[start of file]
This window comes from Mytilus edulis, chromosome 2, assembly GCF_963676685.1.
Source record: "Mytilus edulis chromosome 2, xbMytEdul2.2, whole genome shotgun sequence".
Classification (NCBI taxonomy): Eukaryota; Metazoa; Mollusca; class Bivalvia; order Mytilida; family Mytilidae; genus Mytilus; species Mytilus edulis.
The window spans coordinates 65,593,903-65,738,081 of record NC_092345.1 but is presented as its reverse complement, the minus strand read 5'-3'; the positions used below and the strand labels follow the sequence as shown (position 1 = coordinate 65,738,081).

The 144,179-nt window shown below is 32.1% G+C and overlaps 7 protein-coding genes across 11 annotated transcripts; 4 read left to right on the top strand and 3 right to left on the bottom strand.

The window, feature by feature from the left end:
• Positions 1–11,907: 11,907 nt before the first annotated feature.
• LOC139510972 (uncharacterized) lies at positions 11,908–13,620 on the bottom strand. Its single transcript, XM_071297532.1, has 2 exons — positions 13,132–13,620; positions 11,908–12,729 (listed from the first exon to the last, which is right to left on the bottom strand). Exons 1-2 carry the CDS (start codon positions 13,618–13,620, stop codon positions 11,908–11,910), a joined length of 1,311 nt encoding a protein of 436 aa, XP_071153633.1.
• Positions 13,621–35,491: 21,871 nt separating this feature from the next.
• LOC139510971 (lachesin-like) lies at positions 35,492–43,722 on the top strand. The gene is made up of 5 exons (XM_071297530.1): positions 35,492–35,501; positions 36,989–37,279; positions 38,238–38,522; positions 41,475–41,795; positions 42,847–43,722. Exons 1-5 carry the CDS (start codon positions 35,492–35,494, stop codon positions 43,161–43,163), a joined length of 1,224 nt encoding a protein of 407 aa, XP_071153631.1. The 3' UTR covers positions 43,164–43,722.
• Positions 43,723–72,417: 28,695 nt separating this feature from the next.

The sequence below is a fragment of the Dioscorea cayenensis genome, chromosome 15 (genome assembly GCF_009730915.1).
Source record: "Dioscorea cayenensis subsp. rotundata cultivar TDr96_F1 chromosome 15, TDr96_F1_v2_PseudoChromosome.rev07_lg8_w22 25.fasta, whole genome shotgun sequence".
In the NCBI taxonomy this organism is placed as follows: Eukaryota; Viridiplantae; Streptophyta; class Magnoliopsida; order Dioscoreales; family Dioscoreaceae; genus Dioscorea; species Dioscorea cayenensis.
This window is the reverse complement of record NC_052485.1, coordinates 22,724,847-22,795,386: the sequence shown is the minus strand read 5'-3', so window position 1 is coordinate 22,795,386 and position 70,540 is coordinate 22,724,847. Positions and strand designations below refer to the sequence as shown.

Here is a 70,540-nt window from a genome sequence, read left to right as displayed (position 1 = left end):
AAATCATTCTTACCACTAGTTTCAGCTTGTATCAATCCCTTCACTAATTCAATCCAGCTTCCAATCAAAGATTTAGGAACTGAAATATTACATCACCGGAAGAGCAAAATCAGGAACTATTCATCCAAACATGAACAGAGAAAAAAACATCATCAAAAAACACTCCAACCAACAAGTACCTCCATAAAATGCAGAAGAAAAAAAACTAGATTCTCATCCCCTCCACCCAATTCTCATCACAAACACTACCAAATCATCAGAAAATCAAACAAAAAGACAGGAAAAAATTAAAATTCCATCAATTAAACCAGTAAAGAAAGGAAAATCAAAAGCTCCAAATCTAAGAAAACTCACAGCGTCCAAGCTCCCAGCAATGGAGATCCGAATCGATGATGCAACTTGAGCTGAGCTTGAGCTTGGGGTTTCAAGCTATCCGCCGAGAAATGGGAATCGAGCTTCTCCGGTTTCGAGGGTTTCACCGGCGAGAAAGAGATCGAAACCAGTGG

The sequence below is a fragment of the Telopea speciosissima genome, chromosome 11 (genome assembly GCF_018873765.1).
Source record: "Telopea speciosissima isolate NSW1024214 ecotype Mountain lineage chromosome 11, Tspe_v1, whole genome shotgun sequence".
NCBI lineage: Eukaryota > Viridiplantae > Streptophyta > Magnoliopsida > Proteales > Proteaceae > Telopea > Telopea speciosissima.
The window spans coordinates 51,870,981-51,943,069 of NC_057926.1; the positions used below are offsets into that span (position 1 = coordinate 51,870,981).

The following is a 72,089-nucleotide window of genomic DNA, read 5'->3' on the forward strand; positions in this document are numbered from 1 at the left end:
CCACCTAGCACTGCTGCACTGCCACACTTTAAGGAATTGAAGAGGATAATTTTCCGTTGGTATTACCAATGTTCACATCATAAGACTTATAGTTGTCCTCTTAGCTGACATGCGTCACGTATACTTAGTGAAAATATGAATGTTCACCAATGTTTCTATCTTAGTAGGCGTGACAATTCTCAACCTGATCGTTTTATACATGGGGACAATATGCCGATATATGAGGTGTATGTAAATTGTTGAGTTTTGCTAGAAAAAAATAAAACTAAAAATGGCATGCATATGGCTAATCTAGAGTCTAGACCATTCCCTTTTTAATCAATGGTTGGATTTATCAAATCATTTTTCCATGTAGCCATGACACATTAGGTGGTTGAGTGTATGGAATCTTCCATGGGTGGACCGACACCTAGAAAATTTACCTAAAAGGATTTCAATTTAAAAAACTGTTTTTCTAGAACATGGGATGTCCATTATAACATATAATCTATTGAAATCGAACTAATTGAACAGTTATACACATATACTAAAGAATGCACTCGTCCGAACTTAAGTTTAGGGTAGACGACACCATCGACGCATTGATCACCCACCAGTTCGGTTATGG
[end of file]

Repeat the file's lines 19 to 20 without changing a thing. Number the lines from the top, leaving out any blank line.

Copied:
Source record: "Telopea speciosissima isolate NSW1024214 ecotype Mountain lineage chromosome 11, Tspe_v1, whole genome shotgun sequence".
NCBI lineage: Eukaryota > Viridiplantae > Streptophyta > Magnoliopsida > Proteales > Proteaceae > Telopea > Telopea speciosissima.